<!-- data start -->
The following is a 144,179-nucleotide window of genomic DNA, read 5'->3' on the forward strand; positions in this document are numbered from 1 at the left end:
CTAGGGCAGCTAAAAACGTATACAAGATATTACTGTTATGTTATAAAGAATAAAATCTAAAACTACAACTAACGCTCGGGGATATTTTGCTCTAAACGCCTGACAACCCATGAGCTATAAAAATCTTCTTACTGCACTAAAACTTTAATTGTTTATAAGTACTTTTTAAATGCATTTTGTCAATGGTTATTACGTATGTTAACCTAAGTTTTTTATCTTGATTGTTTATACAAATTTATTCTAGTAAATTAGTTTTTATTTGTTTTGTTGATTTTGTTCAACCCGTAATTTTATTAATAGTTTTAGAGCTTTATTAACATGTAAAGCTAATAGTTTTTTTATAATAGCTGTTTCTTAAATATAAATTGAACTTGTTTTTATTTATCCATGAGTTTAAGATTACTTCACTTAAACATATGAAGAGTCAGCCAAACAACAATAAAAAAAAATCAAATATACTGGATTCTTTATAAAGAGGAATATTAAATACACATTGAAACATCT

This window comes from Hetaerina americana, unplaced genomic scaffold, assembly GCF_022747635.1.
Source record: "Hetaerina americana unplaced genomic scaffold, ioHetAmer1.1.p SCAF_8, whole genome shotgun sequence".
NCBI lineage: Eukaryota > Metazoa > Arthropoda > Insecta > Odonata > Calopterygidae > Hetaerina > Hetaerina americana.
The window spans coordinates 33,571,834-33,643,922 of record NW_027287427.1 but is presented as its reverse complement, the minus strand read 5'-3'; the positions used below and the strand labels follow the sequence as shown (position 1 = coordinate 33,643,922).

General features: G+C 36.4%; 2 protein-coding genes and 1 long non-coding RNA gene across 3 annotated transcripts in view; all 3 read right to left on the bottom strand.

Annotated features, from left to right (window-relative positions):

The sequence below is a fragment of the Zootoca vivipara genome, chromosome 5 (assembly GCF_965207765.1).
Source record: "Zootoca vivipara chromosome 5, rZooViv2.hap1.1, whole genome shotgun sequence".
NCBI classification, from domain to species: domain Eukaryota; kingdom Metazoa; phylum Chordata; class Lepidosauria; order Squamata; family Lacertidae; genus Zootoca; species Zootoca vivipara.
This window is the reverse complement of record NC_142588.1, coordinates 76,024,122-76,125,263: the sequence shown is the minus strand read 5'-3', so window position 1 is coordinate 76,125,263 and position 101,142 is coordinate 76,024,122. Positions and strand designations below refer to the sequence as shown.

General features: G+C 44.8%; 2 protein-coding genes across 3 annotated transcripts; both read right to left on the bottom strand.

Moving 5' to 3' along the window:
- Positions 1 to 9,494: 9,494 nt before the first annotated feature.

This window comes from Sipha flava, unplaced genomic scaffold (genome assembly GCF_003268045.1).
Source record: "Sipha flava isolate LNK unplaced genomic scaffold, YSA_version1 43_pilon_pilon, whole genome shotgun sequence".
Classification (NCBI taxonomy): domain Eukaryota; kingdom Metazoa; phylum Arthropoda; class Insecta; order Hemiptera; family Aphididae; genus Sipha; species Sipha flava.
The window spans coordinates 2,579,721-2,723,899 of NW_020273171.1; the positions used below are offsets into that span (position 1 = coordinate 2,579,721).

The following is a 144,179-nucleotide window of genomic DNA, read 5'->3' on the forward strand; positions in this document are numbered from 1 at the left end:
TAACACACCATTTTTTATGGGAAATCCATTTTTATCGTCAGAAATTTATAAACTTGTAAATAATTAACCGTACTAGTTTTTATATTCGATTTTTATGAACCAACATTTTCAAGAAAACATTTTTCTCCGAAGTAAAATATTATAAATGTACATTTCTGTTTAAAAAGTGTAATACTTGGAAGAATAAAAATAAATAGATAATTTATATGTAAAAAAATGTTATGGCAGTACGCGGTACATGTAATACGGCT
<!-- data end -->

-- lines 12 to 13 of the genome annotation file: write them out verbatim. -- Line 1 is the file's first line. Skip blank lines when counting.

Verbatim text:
This window is the reverse complement of record NC_142588.1, coordinates 76,024,122-76,125,263: the sequence shown is the minus strand read 5'-3', so window position 1 is coordinate 76,125,263 and position 101,142 is coordinate 76,024,122. Positions and strand designations below refer to the sequence as shown.

General features: G+C 44.8%; 2 protein-coding genes across 3 annotated transcripts; both read right to left on the bottom strand.